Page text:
Weekend Update

Darrell Hammond does a great Imus, they did a decent job of dealing with the Anna Nicole baby situation (Rudolph and Samberg nailed that short interview piece), so on the whole it was a half decent edition of Weekend Update. I think it could have done better with the material, but there was nothing which intensely disagreed with me.

The Musical Guest: Avril Lavigne

Songs Performed: ‘Girlfriend’ [Music Video – YouTube] and ‘I Can Do Better’ [MP3 – YouSendIt] from The Best Damn Thing

I think that ‘Girlfriend’ is a cute little song that has potential from a summer single perspective, and I’m glad to see that there was not a full choreographed dance routine when performed live, but there was still far too much dancing for someone like Lavigne who should simply not be dancing. The problem is that her second song (‘I Can do Better’) also featured odd choreography and a lyric which was just terrible. It even had the same really annoying cheerleader bridge that just isn’t worth anyone’s time, and the melody of the song more or less disappeared when performed live. Avril’s voice is best on ballads and songs with melody, not these worthless attempts at emulating Gwen Stefani and a derivative version of herself. After reaching some level of maturity or at least mature-esque behaviour with the last album, this is kind of insulting. [Random Note? I totally just realized that the guy playing guitar for Avril Lavigne was the guitar player for the House Band on Rock Star: INXS. And that makes me mildly amused.]

The Verdict

In the end, neither of the two stars of the episode really stood out. They got dragged down by the nature of the material, or in Avril’s case her own material. Avril is making the least impactful music of her career, so she was bound to be limited in her ability to stand out, and LaBeouf just got lost in the overall show dynamic without a sketch that really allowed him to take a lead role (Every single time the straight man). I guess that it was just all too samey, but I should be glad that it didn’t result in anything utterly terrible in the process. Average is probably good for SNL at this stage, really.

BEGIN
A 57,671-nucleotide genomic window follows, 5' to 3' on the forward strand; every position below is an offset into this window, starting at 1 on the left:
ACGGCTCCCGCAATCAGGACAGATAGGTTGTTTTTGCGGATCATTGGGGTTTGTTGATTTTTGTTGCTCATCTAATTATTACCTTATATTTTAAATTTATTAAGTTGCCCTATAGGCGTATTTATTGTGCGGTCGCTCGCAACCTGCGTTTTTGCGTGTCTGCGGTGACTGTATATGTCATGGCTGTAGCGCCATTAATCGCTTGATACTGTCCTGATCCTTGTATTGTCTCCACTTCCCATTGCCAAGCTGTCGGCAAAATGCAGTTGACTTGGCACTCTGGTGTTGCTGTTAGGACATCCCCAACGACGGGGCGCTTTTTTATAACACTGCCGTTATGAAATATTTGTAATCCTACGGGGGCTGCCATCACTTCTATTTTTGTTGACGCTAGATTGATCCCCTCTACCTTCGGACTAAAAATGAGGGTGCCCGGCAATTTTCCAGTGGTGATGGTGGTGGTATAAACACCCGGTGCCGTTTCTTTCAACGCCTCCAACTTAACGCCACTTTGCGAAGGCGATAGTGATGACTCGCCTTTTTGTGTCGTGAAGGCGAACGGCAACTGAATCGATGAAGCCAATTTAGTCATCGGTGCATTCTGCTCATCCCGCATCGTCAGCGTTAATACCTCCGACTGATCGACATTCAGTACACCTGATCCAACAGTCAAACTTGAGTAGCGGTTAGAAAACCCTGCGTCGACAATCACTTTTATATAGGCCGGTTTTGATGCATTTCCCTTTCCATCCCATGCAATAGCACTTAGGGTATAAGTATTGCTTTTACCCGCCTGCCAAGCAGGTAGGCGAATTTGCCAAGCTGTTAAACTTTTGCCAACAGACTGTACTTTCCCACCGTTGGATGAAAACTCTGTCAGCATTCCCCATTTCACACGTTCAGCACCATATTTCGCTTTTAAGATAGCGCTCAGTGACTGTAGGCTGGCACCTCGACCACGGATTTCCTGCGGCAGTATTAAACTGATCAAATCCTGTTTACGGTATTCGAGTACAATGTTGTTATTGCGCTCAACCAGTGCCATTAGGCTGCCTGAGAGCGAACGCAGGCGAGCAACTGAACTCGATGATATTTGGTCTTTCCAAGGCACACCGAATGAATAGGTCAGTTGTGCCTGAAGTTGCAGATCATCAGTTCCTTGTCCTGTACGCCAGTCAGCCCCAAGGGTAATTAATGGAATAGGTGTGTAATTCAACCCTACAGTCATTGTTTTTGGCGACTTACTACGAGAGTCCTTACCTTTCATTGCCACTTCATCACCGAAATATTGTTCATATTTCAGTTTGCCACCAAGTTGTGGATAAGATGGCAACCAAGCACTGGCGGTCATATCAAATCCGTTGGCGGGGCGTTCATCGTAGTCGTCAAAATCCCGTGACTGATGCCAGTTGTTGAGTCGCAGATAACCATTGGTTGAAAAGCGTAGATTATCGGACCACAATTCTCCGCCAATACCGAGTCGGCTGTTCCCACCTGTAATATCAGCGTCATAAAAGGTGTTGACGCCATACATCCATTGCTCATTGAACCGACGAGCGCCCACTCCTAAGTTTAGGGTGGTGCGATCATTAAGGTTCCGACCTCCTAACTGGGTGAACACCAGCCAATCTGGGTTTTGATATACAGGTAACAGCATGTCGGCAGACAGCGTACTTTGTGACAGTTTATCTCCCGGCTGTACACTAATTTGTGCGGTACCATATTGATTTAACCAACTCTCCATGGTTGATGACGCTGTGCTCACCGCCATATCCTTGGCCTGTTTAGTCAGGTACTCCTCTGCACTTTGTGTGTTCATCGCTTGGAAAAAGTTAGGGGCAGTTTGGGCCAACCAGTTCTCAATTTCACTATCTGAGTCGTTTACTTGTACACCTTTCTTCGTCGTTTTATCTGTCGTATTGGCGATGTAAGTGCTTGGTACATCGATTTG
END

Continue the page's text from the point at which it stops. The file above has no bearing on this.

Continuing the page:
10 Comments

Filed under NBC, Saturday Night Live, Television

10 responses to “Saturday Night Live (April 14th, 2007) – Shia LaBeouf & Avril Lavigne

  1. If I can make it through an episode of SNL without groaning, I consider it a success. And I don’t blame the cast. They try so hard to make even the lamest premise work. I find that recently (well, the past couple years )the skits are shoddily written and rely far too much on the performance of the actors in the skits to be successful.

    The evolution of the digital shorts has been interesting: while variety is good, I feel the quality has been inconsistent. When it’s good, it’s the best thing SNL has got, but when it isn’t you wonder…..

    Also: House Band- awesome. And according to EW last week, Avril had complete creative control over this album, which she hasn’t had in the past…..I feel that might explain a lot.

  2. Erin, I’ve since listened to the entire album. I might blog about how mind-numbingly terrible some of it is. Whoever gave her complete creative control should be shot.

    And I tend to agree on the digital shorts; I feel as if there’s an internet reaction of “OMG Hilarious” for every one even when only a few have been truly inspired (I’d argue it’s really only been Lazy Sunday and Dick in a Box, personally).